Wimereux Communal Cemetery is unusual because all the headstones lie flat due to the sandy nature of the soil. Three Rutland soldiers lie buried here and so does Lieutenant Colonel John McCrae, author of the poem In Flanders Fields, grave IV.H.3. Wimereux was the headquarters of the Queen Mary's Army Auxilliary Corps during the First World War and in 1919 it became the General Headquarters of the British Army. From October 1914 onwards, Boulogne and Wimereux formed an important hospital centre and until June 1918, the medical units at Wimereux used the communal cemetery for burials, the south-eastern half having been set aside for Commonwealth graves. By June 1918, this half of the cemetery was filled, and subsequent burials from the hospitals at Wimereux were made in the new, and ultimately much bigger, Military Cemetery at Terlincthun, 3kms away. Wimereux Communal Cemetery contains 2,847 Commonwealth burials of the First World War. There is also a plot of 170 German war graves. The Commonwealth section was designed by Charles Holden.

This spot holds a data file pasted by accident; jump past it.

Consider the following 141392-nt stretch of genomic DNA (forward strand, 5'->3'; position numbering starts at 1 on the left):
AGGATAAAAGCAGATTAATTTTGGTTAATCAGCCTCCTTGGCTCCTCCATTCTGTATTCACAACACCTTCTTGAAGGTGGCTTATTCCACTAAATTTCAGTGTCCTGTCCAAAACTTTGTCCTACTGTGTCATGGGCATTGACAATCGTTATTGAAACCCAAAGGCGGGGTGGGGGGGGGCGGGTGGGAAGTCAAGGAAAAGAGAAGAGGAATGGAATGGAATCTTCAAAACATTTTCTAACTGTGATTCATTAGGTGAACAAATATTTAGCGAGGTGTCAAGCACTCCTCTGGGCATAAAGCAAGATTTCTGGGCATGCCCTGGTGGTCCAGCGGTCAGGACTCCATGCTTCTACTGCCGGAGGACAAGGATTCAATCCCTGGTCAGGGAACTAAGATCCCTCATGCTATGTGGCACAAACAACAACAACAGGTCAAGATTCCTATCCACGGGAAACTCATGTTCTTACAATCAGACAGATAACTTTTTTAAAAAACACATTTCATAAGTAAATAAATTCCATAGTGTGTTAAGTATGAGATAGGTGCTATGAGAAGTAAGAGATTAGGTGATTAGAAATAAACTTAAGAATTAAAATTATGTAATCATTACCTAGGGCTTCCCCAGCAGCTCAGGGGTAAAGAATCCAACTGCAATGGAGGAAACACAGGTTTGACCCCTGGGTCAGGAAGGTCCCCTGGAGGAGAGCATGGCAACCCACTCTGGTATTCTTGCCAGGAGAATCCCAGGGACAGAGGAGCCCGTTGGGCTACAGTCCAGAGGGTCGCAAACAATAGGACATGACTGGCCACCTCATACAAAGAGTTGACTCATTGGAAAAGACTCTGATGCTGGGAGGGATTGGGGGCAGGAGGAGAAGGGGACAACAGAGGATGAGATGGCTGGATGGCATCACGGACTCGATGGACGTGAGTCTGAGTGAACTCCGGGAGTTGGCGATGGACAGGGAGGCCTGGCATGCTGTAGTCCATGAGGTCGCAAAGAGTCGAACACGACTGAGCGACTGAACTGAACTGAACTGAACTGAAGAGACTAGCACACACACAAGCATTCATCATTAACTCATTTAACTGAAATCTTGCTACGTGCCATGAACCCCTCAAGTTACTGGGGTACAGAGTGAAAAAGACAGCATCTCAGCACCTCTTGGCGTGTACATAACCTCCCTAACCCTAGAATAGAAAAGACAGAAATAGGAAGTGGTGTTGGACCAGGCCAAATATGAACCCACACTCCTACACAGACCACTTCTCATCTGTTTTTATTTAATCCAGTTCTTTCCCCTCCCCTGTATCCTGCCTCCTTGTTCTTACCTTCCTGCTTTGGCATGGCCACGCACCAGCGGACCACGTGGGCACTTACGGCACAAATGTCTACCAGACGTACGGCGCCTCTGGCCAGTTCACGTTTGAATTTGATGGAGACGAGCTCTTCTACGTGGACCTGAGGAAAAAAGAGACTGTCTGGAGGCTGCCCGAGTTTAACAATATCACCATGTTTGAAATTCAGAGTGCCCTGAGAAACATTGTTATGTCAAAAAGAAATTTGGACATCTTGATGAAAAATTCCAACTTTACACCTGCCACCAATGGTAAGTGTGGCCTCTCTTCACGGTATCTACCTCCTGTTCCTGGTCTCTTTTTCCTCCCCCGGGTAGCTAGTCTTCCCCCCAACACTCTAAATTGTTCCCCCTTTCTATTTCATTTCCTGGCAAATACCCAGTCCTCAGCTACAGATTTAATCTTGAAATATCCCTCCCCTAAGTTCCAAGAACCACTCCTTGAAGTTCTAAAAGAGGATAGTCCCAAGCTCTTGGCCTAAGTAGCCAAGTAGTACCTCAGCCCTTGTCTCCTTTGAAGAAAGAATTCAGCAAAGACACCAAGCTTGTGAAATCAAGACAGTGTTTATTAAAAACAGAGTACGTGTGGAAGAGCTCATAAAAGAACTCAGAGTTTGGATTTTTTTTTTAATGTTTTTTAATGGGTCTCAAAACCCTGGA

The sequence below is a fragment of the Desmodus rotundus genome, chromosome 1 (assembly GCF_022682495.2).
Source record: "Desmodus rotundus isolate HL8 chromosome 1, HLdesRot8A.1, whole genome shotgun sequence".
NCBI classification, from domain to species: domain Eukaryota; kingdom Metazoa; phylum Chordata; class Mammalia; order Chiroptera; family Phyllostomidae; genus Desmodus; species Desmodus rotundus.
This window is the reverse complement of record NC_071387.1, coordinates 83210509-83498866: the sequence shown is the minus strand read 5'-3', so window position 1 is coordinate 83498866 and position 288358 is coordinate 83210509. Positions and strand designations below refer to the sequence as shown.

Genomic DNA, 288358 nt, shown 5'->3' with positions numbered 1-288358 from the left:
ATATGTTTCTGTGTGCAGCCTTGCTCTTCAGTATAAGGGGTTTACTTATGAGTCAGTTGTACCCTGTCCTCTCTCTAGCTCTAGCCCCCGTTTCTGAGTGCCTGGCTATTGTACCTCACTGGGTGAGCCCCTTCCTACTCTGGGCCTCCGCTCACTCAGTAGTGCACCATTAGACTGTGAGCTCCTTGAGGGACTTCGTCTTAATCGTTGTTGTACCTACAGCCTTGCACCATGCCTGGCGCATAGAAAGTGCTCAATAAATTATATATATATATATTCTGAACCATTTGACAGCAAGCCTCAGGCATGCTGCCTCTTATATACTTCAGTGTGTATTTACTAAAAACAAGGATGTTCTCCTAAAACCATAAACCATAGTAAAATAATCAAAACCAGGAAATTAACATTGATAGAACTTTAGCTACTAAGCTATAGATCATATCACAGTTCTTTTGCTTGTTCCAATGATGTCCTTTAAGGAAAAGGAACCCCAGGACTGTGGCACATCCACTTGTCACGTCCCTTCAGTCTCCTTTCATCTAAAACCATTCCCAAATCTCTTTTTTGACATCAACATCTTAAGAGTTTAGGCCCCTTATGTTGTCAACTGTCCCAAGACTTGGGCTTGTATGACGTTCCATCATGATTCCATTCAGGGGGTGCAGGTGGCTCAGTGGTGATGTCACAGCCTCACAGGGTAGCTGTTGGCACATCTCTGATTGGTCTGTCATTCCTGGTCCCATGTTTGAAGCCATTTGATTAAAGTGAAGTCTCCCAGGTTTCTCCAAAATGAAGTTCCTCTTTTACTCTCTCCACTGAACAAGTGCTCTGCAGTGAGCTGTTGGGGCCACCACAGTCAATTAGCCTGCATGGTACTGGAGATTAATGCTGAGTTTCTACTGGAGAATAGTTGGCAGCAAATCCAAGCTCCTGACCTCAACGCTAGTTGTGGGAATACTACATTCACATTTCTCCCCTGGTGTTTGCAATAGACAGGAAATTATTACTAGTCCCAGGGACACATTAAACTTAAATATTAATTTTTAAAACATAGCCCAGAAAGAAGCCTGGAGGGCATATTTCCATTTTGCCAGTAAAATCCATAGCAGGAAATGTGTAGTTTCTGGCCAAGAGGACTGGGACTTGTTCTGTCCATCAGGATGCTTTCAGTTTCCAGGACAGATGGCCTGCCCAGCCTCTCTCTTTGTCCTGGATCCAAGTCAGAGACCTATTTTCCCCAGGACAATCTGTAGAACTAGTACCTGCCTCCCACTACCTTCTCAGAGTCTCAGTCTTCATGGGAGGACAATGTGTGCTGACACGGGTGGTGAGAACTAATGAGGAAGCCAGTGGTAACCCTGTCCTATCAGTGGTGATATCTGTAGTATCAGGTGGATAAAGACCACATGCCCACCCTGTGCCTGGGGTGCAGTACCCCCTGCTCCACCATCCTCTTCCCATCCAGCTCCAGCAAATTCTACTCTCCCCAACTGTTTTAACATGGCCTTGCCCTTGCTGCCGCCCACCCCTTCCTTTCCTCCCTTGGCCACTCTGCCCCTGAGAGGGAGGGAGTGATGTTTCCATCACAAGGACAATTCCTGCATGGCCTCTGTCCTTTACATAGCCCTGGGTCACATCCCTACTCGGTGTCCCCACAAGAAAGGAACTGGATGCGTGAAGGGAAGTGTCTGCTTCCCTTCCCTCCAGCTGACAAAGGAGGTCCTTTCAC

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8 images Some pictures of the Cemetery, taken 7 January 2015
By John Stokes on Friday 9th January '15 at 9:07am
A Rutlander, living in Belgium

Rutland and The Battle of the Somme

More than 90 Rutland soldiers died in the Battle of the Somme which lasted from 1 July 1916 until the middle of November. Today they lie in cemeteries across the old battlefield in northern France or are remembered among the 72,000 names on the Thiepval Memorial to the Missing of the Somme. By using our interactive map, you can find out what happened to them.

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